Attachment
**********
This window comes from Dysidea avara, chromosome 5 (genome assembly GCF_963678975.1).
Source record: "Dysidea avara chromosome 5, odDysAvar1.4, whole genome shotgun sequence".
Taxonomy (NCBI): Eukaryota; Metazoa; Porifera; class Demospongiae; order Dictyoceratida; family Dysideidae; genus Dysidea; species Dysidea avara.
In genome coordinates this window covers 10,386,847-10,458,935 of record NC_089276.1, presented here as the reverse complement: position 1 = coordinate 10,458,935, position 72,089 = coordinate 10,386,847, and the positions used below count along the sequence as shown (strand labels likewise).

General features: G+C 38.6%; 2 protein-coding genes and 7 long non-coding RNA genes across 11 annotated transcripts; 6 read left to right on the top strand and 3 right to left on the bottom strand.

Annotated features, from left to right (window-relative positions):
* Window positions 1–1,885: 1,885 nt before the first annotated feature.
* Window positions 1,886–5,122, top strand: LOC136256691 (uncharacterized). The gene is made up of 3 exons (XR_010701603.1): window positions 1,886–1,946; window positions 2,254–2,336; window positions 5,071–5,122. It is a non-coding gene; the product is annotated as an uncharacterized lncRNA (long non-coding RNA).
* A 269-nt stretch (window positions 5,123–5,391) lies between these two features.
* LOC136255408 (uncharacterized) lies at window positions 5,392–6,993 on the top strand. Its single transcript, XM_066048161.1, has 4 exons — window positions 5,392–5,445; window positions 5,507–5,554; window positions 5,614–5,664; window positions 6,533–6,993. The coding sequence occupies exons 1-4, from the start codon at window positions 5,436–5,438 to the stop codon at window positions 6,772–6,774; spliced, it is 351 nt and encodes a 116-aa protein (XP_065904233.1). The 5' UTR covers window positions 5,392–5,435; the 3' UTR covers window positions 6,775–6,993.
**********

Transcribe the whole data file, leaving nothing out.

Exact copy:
This window comes from Dysidea avara, chromosome 5 (genome assembly GCF_963678975.1).
Source record: "Dysidea avara chromosome 5, odDysAvar1.4, whole genome shotgun sequence".
Taxonomy (NCBI): Eukaryota; Metazoa; Porifera; class Demospongiae; order Dictyoceratida; family Dysideidae; genus Dysidea; species Dysidea avara.
In genome coordinates this window covers 10,386,847-10,458,935 of record NC_089276.1, presented here as the reverse complement: position 1 = coordinate 10,458,935, position 72,089 = coordinate 10,386,847, and the positions used below count along the sequence as shown (strand labels likewise).

General features: G+C 38.6%; 2 protein-coding genes and 7 long non-coding RNA genes across 11 annotated transcripts; 6 read left to right on the top strand and 3 right to left on the bottom strand.

Annotated features, from left to right (window-relative positions):
* Window positions 1–1,885: 1,885 nt before the first annotated feature.
* Window positions 1,886–5,122, top strand: LOC136256691 (uncharacterized). The gene is made up of 3 exons (XR_010701603.1): window positions 1,886–1,946; window positions 2,254–2,336; window positions 5,071–5,122. It is a non-coding gene; the product is annotated as an uncharacterized lncRNA (long non-coding RNA).
* A 269-nt stretch (window positions 5,123–5,391) lies between these two features.
* LOC136255408 (uncharacterized) lies at window positions 5,392–6,993 on the top strand. Its single transcript, XM_066048161.1, has 4 exons — window positions 5,392–5,445; window positions 5,507–5,554; window positions 5,614–5,664; window positions 6,533–6,993. The coding sequence occupies exons 1-4, from the start codon at window positions 5,436–5,438 to the stop codon at window positions 6,772–6,774; spliced, it is 351 nt and encodes a 116-aa protein (XP_065904233.1). The 5' UTR covers window positions 5,392–5,435; the 3' UTR covers window positions 6,775–6,993.